The Shadow

It took me a few hours, but something about this week’s readings seemed deeply familiar. I haven’t read T.S. Eliot in more than twenty years, but I found a portion of the last section (V) of his poem “The Hollow Men” to be incredibly relevant to this week’s readings.

…Between the idea
And the reality
Between the motion
And the act
Falls the Shadow
For Thine is the Kingdom

Between the conception
And the creation
Between the emotion
And the response
Falls the Shadow
Life is very long

Between the desire
And the spasm
Between the potency
And the existence
Between the essence
And the descent
Falls the Shadow
For Thine is the Kingdom…

T.S. Eliot “The Hollow Men” excerpt

In this section, Eliot refers to the Shadow. Many have tried to interpret this wording over the years, but the one interpretation that is simplistic and suits my needs reads – a recognition of a void or lack of representation of a portion of the world as a whole. This representation of a void in the depiction of society as seen in the Shadow is especially important to keep in mind in reference to the digital humanities and this week’s readings about incomplete stories, histories, and portrayals of different community subsets.

While reading this week’s assignments, I was especially struck by the concept about incomplete histories. The process and politics of digitization as explained in “The Politics of Digitization” by Misty DeMeo are the result of a number of contributing factors that include the depletion of funding for archives and museums. As funding and inevitably personnel dry up, difficult decisions have to be made as to what to keep and what to get to later in the process of digitizing the unprocessed archives. Although DeMeo is careful to not dismiss the growing politics behind digitizing raw materials, she encourages her readers to effectively search and remember to include the histories of marginalized populations. She doesn’t want them to become the Shadows portrayed so eloquently by T.S. Eliot.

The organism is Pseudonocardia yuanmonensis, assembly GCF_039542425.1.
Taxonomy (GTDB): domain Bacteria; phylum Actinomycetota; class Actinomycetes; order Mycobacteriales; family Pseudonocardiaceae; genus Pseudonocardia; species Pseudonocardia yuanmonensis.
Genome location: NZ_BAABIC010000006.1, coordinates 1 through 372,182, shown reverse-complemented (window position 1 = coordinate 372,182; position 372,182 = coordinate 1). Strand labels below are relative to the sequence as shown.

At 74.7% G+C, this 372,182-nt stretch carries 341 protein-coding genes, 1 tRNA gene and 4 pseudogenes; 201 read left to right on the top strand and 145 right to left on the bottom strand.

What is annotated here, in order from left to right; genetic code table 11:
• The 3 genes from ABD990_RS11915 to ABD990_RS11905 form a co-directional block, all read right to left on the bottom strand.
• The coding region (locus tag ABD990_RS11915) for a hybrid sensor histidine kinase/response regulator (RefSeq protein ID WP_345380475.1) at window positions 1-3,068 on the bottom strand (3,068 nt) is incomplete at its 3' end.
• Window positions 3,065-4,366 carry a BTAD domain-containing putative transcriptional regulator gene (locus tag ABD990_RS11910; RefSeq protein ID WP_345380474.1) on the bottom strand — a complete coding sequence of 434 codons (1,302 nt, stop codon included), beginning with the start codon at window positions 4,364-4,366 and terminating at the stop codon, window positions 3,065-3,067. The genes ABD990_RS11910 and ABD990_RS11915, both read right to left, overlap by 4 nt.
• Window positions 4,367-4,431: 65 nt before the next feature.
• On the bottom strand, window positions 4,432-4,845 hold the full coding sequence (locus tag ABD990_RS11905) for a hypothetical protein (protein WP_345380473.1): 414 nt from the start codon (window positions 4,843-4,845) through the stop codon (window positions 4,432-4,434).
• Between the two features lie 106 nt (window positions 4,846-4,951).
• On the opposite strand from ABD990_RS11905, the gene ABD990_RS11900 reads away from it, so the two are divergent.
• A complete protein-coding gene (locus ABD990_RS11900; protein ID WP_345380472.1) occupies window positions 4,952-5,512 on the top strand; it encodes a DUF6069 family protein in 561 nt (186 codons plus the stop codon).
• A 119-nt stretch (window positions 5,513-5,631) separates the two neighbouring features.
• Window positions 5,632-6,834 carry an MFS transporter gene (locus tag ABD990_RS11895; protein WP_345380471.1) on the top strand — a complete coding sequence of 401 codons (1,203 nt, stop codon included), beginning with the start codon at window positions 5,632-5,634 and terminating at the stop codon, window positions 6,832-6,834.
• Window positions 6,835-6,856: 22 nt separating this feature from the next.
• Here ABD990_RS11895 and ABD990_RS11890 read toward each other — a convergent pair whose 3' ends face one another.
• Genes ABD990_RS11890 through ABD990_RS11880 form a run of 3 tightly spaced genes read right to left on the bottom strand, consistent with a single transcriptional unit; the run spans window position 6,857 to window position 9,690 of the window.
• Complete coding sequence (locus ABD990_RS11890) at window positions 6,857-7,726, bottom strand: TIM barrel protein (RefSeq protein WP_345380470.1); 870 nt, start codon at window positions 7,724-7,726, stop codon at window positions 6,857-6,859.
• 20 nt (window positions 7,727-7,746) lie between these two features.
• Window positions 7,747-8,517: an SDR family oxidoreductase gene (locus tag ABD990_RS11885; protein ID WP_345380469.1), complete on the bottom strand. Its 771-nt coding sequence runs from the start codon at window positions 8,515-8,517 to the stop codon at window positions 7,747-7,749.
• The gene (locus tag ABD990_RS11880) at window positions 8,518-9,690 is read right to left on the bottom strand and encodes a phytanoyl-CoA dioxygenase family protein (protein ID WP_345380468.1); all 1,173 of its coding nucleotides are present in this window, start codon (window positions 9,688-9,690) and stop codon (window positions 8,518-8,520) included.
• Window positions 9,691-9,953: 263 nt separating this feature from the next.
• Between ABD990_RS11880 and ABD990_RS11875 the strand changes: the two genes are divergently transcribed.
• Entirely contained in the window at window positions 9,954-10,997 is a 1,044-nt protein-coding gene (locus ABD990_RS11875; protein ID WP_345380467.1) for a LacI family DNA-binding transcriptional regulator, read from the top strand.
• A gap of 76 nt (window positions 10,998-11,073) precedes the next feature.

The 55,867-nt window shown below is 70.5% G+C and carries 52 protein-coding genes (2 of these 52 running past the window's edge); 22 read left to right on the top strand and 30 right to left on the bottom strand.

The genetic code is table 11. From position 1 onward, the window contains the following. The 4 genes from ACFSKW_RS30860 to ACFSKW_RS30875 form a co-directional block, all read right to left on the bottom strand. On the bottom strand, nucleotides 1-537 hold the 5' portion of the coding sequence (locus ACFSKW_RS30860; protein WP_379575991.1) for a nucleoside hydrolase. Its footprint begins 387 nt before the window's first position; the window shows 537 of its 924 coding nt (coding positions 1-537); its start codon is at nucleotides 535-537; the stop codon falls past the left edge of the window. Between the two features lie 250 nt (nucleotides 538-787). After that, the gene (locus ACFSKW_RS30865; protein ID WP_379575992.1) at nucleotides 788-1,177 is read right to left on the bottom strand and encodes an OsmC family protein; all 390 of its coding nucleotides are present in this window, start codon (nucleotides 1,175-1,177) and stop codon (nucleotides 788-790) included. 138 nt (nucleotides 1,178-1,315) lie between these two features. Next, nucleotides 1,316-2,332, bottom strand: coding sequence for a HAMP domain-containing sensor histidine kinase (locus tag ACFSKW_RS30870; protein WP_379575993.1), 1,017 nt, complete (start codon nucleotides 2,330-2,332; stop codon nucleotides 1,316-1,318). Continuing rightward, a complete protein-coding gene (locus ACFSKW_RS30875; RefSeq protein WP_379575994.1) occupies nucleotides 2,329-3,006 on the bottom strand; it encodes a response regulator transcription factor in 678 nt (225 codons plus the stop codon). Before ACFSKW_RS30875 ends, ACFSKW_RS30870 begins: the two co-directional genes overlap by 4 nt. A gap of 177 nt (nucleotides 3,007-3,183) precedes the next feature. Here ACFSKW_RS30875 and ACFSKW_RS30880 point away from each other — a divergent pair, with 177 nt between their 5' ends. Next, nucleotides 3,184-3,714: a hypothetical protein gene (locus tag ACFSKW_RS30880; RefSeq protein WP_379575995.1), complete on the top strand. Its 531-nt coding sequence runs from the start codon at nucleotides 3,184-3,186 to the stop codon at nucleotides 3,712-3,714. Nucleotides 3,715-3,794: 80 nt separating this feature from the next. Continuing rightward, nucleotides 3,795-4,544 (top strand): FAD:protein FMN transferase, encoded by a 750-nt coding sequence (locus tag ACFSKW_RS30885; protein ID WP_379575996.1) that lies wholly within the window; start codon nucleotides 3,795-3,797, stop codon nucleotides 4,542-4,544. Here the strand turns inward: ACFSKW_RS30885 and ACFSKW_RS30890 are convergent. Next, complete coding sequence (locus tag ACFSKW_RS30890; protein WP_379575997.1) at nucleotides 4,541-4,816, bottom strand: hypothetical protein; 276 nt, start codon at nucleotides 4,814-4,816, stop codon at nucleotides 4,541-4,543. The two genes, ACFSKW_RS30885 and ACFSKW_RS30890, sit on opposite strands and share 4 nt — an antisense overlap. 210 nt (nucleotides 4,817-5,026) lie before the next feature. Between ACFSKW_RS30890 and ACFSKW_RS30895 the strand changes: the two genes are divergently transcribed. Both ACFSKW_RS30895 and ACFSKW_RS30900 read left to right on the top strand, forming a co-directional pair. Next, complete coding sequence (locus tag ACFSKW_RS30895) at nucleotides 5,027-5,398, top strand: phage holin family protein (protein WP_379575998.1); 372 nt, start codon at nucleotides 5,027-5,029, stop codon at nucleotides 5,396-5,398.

On the other hand, Lauren Klein’s “The Image of Absence: Archival Silence, Data Visualization and James Hemmings” is an interesting voyage into the discovery of a real life Shadow named James Hemmings. Although her piece is about so much more than reminding us as digital humanitarians to remember to include the histories of important missing individuals, it’s an important point to discuss. Her approach is to teach us how to find the Shadows and then guide us through the tools we can use to digitally represent them. Her work is challenging and possible because of the existence of the digital platforms available to academics.


The last line of Amy E. Earhart’s “Can Information Be Unfettered? Race and the New Digital Humanities Canon” is especially important this week to the question of access. “If, as Jerome McGann suggests, ‘the entirety of our cultural inheritance will be transformed and reedited in digital forms’, then we must ensure that our representation of culture does not exclude work by people of color.” Earhart is also calling on the digital humanities community to remember that our culture is an amalgamation of many subsets and to not represent them all appropriately would be to do a disservice to the marginalized populations and to the community as an entity.


The larger questions of marginalization and how history has portrayed those practices are relatively recent phenomena. It’s important to ask the questions of access, portrayal, and representation as the technology progresses too. We can’t get overly excited about the technology, but we must also remember that humanitarians and historians are important human connectors of the data to the outside world. Strides have been made in many venues to democratize the humanities of the world, but if we rush to keep up with the technology, we will invariably create some Shadows and risk marginalizing and alienating people further.

T.S. Eliot saw the Shadow 91 years ago when he wrote “The Hollow Men”, and we would be remiss if we didn’t look for it now.

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1 Response to The Shadow

  1. I love how you connected T.S. Eliot to these articles like that. It is so fitting and sums up the messages of the articles so poetically!


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